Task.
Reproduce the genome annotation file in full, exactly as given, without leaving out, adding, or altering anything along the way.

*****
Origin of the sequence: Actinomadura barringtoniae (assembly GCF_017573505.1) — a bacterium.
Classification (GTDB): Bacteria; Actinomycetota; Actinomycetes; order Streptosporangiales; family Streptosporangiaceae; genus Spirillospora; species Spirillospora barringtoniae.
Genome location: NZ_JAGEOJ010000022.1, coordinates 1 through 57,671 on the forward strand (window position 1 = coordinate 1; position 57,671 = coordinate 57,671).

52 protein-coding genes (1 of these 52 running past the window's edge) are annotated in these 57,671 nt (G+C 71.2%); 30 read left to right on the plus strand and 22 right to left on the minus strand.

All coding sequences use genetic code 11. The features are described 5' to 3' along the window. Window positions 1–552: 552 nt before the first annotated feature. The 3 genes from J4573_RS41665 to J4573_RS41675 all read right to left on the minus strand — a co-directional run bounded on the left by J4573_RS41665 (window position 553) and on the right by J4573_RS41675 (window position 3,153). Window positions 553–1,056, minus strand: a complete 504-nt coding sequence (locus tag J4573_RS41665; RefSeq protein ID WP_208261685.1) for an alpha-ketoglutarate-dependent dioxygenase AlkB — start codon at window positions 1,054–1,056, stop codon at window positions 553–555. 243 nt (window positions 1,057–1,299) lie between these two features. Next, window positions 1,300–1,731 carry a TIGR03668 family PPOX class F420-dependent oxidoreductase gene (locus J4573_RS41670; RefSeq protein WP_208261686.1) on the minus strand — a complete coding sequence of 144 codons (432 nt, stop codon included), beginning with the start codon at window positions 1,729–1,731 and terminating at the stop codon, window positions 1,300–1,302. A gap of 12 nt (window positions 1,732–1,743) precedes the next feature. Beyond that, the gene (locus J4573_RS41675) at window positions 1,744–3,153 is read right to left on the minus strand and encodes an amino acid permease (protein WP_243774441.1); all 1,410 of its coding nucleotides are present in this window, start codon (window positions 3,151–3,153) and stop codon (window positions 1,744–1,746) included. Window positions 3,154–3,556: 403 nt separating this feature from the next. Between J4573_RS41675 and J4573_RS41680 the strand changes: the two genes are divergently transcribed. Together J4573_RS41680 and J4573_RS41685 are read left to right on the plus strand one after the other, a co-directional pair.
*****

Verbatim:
Origin of the sequence: Actinomadura barringtoniae (assembly GCF_017573505.1) — a bacterium.
Classification (GTDB): Bacteria; Actinomycetota; Actinomycetes; order Streptosporangiales; family Streptosporangiaceae; genus Spirillospora; species Spirillospora barringtoniae.
Genome location: NZ_JAGEOJ010000022.1, coordinates 1 through 57,671 on the forward strand (window position 1 = coordinate 1; position 57,671 = coordinate 57,671).

52 protein-coding genes (1 of these 52 running past the window's edge) are annotated in these 57,671 nt (G+C 71.2%); 30 read left to right on the plus strand and 22 right to left on the minus strand.

All coding sequences use genetic code 11. The features are described 5' to 3' along the window. Window positions 1–552: 552 nt before the first annotated feature. The 3 genes from J4573_RS41665 to J4573_RS41675 all read right to left on the minus strand — a co-directional run bounded on the left by J4573_RS41665 (window position 553) and on the right by J4573_RS41675 (window position 3,153). Window positions 553–1,056, minus strand: a complete 504-nt coding sequence (locus tag J4573_RS41665; RefSeq protein ID WP_208261685.1) for an alpha-ketoglutarate-dependent dioxygenase AlkB — start codon at window positions 1,054–1,056, stop codon at window positions 553–555. 243 nt (window positions 1,057–1,299) lie between these two features. Next, window positions 1,300–1,731 carry a TIGR03668 family PPOX class F420-dependent oxidoreductase gene (locus J4573_RS41670; RefSeq protein WP_208261686.1) on the minus strand — a complete coding sequence of 144 codons (432 nt, stop codon included), beginning with the start codon at window positions 1,729–1,731 and terminating at the stop codon, window positions 1,300–1,302. A gap of 12 nt (window positions 1,732–1,743) precedes the next feature. Beyond that, the gene (locus J4573_RS41675) at window positions 1,744–3,153 is read right to left on the minus strand and encodes an amino acid permease (protein WP_243774441.1); all 1,410 of its coding nucleotides are present in this window, start codon (window positions 3,151–3,153) and stop codon (window positions 1,744–1,746) included. Window positions 3,154–3,556: 403 nt separating this feature from the next. Between J4573_RS41675 and J4573_RS41680 the strand changes: the two genes are divergently transcribed. Together J4573_RS41680 and J4573_RS41685 are read left to right on the plus strand one after the other, a co-directional pair.